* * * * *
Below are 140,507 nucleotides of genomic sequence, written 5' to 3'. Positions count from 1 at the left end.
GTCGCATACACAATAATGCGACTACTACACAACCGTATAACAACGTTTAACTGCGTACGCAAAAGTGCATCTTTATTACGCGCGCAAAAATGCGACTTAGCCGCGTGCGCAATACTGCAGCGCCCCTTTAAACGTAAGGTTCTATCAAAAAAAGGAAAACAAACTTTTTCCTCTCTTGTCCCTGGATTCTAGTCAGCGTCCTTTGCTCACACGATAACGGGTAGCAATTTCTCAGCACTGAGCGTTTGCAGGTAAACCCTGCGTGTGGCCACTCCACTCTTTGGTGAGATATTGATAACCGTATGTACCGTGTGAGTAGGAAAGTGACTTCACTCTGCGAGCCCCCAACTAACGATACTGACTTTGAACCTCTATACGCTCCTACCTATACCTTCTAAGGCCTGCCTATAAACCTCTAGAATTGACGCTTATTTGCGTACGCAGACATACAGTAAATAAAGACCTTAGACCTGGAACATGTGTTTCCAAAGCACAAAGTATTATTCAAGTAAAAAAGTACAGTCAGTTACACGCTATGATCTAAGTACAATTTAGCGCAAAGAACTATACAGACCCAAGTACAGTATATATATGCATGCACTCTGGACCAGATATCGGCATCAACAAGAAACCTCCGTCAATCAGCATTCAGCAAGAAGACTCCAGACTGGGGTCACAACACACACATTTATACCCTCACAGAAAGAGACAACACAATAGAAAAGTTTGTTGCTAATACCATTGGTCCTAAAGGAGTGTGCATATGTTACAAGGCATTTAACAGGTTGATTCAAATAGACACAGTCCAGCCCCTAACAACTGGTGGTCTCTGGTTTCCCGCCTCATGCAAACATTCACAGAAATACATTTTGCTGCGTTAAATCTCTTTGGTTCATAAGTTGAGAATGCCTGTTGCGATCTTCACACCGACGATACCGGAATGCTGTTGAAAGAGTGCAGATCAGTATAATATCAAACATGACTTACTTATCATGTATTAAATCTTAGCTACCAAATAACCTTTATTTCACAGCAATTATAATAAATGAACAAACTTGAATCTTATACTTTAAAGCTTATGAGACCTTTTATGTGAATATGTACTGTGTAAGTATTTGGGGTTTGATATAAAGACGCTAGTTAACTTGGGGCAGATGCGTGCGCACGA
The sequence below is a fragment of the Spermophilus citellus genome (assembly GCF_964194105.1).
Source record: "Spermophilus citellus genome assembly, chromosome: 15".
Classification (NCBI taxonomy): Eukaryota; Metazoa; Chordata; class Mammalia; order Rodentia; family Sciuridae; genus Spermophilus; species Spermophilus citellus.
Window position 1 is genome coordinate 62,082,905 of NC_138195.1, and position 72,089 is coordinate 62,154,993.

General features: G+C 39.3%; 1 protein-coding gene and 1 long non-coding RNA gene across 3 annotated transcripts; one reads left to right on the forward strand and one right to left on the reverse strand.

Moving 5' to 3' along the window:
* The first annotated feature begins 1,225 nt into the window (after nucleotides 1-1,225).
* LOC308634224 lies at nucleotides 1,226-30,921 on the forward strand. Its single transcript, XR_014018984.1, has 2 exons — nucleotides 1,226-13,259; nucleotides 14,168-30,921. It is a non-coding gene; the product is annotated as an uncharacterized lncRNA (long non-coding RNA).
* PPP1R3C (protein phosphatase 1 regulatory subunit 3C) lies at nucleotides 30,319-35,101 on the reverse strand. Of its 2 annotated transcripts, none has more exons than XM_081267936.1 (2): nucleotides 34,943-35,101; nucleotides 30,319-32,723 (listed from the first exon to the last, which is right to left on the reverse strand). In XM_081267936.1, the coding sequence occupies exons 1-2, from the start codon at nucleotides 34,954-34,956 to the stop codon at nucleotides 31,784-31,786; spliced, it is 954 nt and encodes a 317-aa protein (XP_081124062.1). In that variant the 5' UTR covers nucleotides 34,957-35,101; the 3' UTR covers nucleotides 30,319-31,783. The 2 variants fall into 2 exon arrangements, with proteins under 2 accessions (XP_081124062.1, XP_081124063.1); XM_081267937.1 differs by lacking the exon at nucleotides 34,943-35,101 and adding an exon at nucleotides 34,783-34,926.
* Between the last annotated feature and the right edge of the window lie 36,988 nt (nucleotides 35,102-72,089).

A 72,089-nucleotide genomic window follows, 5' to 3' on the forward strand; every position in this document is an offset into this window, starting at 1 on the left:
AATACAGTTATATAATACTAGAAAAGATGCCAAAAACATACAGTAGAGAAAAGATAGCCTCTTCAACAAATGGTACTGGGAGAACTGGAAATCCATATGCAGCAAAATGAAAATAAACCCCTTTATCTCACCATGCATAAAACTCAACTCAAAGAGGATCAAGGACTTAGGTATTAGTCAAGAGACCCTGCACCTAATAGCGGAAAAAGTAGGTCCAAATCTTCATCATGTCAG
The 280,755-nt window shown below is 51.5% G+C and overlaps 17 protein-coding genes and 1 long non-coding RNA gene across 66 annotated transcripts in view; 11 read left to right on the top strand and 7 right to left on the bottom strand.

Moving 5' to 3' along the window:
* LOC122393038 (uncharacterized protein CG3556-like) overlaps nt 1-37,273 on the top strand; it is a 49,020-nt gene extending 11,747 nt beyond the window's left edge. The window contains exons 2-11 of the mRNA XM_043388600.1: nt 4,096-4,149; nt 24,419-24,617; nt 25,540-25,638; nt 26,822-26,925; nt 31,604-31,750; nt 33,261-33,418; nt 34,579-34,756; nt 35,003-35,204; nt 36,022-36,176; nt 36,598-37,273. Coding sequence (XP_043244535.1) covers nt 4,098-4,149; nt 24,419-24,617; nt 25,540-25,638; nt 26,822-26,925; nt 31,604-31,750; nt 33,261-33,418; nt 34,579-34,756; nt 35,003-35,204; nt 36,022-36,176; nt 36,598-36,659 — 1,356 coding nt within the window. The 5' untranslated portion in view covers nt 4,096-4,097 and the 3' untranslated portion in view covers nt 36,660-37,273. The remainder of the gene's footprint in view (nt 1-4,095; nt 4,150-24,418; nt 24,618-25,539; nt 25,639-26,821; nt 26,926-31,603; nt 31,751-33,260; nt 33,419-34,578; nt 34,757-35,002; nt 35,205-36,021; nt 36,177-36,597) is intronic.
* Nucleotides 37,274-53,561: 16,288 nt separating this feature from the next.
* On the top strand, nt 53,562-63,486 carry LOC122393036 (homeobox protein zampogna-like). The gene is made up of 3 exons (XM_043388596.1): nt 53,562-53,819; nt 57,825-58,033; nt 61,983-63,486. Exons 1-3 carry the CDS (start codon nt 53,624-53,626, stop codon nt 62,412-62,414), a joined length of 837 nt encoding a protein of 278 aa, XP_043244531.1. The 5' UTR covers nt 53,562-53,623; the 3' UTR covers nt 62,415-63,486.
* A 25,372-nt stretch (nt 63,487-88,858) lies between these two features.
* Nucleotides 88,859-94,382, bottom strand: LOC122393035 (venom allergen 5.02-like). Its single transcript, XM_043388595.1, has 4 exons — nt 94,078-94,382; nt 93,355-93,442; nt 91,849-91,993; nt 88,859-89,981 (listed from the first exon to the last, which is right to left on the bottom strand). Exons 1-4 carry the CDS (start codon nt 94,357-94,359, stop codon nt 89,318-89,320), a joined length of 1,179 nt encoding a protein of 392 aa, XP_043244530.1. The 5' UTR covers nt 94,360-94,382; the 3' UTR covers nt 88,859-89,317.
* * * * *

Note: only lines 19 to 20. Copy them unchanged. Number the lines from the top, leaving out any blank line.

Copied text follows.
* On the top strand, nt 53,562-63,486 carry LOC122393036 (homeobox protein zampogna-like). The gene is made up of 3 exons (XM_043388596.1): nt 53,562-53,819; nt 57,825-58,033; nt 61,983-63,486. Exons 1-3 carry the CDS (start codon nt 53,624-53,626, stop codon nt 62,412-62,414), a joined length of 837 nt encoding a protein of 278 aa, XP_043244531.1. The 5' UTR covers nt 53,562-53,623; the 3' UTR covers nt 62,415-63,486.
* A 25,372-nt stretch (nt 63,487-88,858) lies between these two features.